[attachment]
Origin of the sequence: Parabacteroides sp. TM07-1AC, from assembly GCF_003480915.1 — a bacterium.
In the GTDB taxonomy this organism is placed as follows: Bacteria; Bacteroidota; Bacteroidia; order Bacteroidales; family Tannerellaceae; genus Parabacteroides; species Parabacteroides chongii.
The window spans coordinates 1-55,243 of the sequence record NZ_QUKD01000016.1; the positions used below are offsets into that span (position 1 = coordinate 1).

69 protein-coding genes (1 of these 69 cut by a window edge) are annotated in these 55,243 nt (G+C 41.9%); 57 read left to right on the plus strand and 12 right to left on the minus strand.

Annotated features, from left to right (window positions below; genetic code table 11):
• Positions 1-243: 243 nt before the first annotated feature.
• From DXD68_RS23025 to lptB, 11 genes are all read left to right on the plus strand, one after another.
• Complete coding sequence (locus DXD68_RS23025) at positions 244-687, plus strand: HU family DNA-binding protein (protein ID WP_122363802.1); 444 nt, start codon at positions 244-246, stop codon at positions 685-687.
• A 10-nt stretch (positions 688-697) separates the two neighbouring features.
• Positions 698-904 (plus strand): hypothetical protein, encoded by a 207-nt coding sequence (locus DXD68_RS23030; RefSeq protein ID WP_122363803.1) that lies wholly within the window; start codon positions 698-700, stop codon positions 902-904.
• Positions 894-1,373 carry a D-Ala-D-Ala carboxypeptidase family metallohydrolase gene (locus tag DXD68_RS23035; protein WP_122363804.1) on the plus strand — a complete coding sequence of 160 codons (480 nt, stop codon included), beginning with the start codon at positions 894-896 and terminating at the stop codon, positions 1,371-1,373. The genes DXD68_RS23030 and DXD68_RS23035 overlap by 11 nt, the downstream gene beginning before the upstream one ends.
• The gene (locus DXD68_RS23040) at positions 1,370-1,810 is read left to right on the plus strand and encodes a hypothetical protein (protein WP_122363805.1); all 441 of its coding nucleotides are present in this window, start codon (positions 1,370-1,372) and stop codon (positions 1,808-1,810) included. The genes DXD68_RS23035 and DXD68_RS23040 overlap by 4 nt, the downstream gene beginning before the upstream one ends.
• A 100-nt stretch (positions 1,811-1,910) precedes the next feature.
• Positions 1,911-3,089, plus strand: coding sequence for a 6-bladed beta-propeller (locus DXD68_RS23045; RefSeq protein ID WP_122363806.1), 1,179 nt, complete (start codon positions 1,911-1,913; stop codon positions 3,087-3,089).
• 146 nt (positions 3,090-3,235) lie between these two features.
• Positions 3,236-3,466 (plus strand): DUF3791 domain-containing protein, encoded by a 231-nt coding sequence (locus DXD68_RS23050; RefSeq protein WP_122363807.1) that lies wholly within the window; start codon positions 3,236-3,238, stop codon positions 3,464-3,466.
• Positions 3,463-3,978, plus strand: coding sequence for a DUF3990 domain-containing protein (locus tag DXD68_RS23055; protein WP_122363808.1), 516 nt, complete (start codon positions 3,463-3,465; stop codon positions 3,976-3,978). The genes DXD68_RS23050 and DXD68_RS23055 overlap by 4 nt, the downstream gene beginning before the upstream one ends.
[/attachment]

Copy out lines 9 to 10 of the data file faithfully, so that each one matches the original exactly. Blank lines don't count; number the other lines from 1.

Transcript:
• A 10-nt stretch (positions 688-697) separates the two neighbouring features.
• Positions 698-904 (plus strand): hypothetical protein, encoded by a 207-nt coding sequence (locus DXD68_RS23030; RefSeq protein ID WP_122363803.1) that lies wholly within the window; start codon positions 698-700, stop codon positions 902-904.